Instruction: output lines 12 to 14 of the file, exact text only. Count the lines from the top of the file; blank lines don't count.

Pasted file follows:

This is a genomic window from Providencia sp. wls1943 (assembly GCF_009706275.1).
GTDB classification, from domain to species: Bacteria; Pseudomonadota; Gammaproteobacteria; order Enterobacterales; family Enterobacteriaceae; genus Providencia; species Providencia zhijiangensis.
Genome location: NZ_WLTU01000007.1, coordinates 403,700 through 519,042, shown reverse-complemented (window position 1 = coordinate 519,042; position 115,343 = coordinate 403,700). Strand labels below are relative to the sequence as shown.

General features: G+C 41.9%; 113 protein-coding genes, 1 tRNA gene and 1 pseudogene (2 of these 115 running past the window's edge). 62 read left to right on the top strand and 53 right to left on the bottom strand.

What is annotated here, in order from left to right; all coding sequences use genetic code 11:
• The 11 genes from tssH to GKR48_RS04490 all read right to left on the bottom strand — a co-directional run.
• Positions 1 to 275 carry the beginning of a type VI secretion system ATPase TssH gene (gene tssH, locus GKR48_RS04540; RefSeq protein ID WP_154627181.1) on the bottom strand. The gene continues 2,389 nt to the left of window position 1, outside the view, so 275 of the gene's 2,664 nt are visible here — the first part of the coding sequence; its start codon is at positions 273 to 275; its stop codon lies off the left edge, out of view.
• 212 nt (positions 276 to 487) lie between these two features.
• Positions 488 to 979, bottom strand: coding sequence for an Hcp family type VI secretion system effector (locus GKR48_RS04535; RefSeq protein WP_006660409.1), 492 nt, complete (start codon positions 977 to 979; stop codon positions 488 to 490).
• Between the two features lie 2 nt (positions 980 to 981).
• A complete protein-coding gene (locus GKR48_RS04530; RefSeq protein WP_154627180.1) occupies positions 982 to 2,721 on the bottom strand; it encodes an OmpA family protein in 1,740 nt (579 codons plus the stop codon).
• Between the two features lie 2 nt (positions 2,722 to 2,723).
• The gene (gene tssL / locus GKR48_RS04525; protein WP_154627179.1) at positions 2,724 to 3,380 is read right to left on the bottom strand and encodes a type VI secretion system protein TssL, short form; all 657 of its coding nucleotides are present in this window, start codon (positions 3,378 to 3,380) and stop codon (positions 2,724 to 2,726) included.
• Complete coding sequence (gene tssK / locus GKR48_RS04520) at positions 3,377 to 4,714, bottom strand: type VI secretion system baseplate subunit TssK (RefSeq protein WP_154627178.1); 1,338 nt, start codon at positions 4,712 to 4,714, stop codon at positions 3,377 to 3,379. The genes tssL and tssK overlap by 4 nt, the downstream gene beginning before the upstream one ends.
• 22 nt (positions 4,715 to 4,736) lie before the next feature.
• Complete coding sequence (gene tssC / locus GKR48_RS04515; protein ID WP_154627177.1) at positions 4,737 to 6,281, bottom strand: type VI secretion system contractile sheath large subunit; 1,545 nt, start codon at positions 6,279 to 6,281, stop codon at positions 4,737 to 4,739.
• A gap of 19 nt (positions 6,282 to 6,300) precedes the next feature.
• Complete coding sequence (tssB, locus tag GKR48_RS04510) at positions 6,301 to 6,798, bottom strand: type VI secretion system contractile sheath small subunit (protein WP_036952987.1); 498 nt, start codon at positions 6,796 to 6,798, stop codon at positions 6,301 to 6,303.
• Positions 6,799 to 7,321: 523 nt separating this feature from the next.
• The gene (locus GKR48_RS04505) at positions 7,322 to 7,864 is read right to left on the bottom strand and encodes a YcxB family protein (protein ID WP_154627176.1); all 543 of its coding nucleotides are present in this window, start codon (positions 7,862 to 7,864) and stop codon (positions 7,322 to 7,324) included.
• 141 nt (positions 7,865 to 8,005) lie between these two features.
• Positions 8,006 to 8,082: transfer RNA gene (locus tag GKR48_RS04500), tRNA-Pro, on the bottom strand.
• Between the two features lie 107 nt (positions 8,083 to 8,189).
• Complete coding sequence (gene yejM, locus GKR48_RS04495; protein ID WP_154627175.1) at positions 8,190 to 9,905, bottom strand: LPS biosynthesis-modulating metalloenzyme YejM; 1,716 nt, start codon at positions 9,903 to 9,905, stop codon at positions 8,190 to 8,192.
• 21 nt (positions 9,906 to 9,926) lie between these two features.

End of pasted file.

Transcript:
• Between the two features lie 2 nt (positions 2,722 to 2,723).
• The gene (gene tssL / locus GKR48_RS04525; protein WP_154627179.1) at positions 2,724 to 3,380 is read right to left on the bottom strand and encodes a type VI secretion system protein TssL, short form; all 657 of its coding nucleotides are present in this window, start codon (positions 3,378 to 3,380) and stop codon (positions 2,724 to 2,726) included.
• Complete coding sequence (gene tssK / locus GKR48_RS04520) at positions 3,377 to 4,714, bottom strand: type VI secretion system baseplate subunit TssK (RefSeq protein WP_154627178.1); 1,338 nt, start codon at positions 4,712 to 4,714, stop codon at positions 3,377 to 3,379. The genes tssL and tssK overlap by 4 nt, the downstream gene beginning before the upstream one ends.